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Patrick Emanuel defines party "...an association of people under a specific name whose primary purposes are the achievement and exercise of governmental power." To ensure governmental power there is regularly held elections and the successful party will receive this ultimate power. The success of a political party is characterised by: the leadership; the structure and organization combined with features of charisma or rational-legality; ideology and plans espoused from time to time through their manifesto.
Also, another characteristic of political parties is the sustainability of the political party. For example, about 20 parties have established themselves as durable, which may be due to their association with trade unions. The Jamaica Labour Party initially was hardly a political party, its founder Alexander Bustamante was more focused on his Trade Union. It was really the union that converted itself into a party to contest the first Universal Adult Suffrage election in 1944.
And finally, the electoral performance as measured by the numbers of elections contested, the numbers of candidates nominated, votes received, and seats won1. The parties that were loosely formed did not last. Generally, one or two parties dominated each country and also have governed in any territory. For example, in Jamaica the two main political parties are Peoples National Party and the Jamaica Labour Party. Bustamante was said to be a militant anti-socialist and demagogic populist. The alliances were a mixture of conservative's individual whose political interest was not about policies and ideology but instead loyalty to Bustamante this is according to Carl Stone3.
Democracy may be used in a variety of ways but its original meaning as found in the encyclopedia, is a form of government where the right to make political decisions is exercised directly by the whole body of citizens, acting under procedures of majority rule. The citizens rights are exercised through representatives chosen by and responsible to them. Also, the powers of the majority are exercised within a framework of constitutional restraints designed to guarantee the minority in the enjoyment of certain individual or collective rights, such as freedom of speech and religion.
Trade unions initiated the democratic process in the fight against poverty and the inhuman way the plantation owners treated their workers. And so, many political parties in the Anglophone-Caribbean were transformed from trade union. For example, Robert Bradshaw of St. Kitts-Nevis and Eric Gairy of Grenada started their careers as trade unionist and later went into politics. These parties were in the forefront of nationalism and helped the poorer class to believe they had a voice in the decision-making process. Also democracy is extended to the party operations. In Jamaica for example, Stone suggested that the two party's operation were in contrasts. Bustamante ran the JLP as if it were his private estate, while Manley tried to create democracy in his party.
Political parties were formed between the period 1938 and 1960 in the Caribbean. It was in that period that the existing political parties came to be, this was as a result of universal adult suffrage. The right to vote impacted heavily on the people, which also impacted on the success of the political parties. As suggested by Mr. Buddan (lecturer) in that period parties were respected for their role as founding institutions of Caribbean politics. The parties were important also, in the context of the emergence of democracy in the region. They integrated new and immature electorate into the emerging political order.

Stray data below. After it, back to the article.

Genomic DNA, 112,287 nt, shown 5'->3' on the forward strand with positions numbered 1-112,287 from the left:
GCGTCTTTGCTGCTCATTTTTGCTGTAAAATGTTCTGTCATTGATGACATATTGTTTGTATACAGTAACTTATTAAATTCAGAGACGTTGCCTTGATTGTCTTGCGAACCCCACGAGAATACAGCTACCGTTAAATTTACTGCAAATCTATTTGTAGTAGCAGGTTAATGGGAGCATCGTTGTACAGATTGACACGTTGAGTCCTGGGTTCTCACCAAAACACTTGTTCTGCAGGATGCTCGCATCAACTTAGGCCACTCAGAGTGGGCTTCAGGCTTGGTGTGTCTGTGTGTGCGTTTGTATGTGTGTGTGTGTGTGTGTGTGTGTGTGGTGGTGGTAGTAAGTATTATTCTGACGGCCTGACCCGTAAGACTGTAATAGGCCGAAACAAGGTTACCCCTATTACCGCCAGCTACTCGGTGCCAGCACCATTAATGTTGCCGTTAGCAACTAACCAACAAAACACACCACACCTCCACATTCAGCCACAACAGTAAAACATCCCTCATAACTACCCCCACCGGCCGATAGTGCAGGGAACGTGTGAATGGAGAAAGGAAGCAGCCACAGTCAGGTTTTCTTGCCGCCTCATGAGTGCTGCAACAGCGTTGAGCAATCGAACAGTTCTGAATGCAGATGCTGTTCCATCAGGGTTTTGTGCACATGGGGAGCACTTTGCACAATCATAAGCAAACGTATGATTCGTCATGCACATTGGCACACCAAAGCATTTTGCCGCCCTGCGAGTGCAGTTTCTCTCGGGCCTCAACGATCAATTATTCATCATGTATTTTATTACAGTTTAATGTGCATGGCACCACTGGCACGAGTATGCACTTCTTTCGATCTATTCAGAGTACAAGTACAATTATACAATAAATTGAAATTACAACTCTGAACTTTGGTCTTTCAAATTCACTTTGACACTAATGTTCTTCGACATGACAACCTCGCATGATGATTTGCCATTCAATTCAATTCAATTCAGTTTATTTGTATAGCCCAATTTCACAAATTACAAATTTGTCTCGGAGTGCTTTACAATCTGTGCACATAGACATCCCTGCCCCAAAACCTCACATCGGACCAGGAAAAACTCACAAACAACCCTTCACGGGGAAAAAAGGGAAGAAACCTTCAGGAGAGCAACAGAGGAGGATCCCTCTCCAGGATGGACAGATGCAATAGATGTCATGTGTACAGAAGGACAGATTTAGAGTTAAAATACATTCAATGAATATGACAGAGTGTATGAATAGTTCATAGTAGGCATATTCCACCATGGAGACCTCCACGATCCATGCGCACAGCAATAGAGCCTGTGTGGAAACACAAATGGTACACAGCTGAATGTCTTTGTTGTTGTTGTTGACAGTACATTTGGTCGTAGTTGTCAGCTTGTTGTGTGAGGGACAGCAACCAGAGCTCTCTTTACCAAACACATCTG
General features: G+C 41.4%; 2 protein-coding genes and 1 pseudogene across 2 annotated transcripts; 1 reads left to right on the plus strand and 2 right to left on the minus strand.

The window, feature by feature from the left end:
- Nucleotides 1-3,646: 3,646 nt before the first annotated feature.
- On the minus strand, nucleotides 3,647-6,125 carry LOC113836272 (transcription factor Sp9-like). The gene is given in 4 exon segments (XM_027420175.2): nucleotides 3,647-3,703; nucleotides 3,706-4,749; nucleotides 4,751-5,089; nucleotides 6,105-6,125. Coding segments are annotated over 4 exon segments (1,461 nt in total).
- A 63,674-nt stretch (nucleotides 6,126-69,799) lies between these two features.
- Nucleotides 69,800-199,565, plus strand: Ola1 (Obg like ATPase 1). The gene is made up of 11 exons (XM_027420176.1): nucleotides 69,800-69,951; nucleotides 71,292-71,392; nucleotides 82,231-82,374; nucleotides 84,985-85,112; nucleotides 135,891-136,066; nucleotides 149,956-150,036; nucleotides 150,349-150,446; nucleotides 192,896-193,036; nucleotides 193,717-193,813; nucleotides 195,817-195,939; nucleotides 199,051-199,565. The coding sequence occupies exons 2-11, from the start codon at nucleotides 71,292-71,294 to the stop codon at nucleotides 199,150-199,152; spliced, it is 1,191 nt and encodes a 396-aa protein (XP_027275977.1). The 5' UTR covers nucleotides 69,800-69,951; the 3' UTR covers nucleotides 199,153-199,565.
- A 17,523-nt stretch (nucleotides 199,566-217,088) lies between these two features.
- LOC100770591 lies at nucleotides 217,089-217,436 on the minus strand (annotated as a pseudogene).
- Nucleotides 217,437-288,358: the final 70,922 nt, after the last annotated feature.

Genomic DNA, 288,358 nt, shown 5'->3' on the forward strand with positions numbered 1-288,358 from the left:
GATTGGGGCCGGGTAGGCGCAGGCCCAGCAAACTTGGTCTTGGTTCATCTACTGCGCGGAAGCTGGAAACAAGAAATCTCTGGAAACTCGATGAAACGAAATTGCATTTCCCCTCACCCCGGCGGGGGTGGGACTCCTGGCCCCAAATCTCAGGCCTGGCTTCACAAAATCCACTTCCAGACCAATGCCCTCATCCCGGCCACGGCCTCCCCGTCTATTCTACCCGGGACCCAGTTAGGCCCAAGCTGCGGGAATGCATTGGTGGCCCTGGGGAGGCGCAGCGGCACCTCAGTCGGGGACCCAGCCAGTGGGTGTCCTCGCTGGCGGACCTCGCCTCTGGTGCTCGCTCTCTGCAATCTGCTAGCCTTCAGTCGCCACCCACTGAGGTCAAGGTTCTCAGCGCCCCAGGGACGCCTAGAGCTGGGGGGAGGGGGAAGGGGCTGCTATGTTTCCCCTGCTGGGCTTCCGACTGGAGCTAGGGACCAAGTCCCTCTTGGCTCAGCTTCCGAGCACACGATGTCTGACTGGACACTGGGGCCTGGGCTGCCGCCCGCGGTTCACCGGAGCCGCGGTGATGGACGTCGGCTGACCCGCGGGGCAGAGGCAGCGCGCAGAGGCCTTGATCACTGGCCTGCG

Since adult suffrage, each country in the Caribbean has developed its own way of competing for and enjoying political office. Jamaica and Barbados history show cases of regular alternation. For example, Jamaica up until the last election held in 1997 when the PNP won 50 of the 60 seats in parliament there existed a "two-term only" trend. In Barbados the Democr
Terminology mentioned in this term paper
Names referenced in this report
a militant anti-socialist and demagogic populist, Norman Manley, Carlene Edie, Patrick Emanuel, garrison, Robert Bradshaw, Dr. Trevor Munroe, Michael Manley, Eric Gairy, Mr. Buddan, Carl Stone3, Bruce Golding, Owen Arthur, Stone, Edward Seaga,
Organizations talked about in this research material
Jamaica Labour Party, parliament, Democratic Labour Party, Peoples National Party, National Democratic Movement, coalition government,
Locations referenced in this paper
Caribbean, Jamaica, Barbados, Grenada, exceptions, United States, Montserrat, United Kingdom,
Keywords included in this paper
political parties, political party, Jamaica, trade unions, Jamaica Labour Party, Caribbean, political system, political leaders, party systems, Bustamante, adult suffrage, democratic process, universal adult suffrage, Peoples National Party, Alexander Bustamante, political patronage, political reform, political office, political process, single party, decision making process, policies, westminster systems, radical change, National Democratic Movement, structure and dynamics, competitive democracy, majority rule, electoral process, Democratic Labour, Caribbean region, overall majority, ultimate power, participatory politics, electoral systems, Norman Manley, societies, Michael Manley, Barbados, Edward Seaga, Trevor Munroe, Eric Gairy, coalition government, proportional representation, governmental, Bruce Golding, multi party system, Westminster model, human rights, Owen Arthur,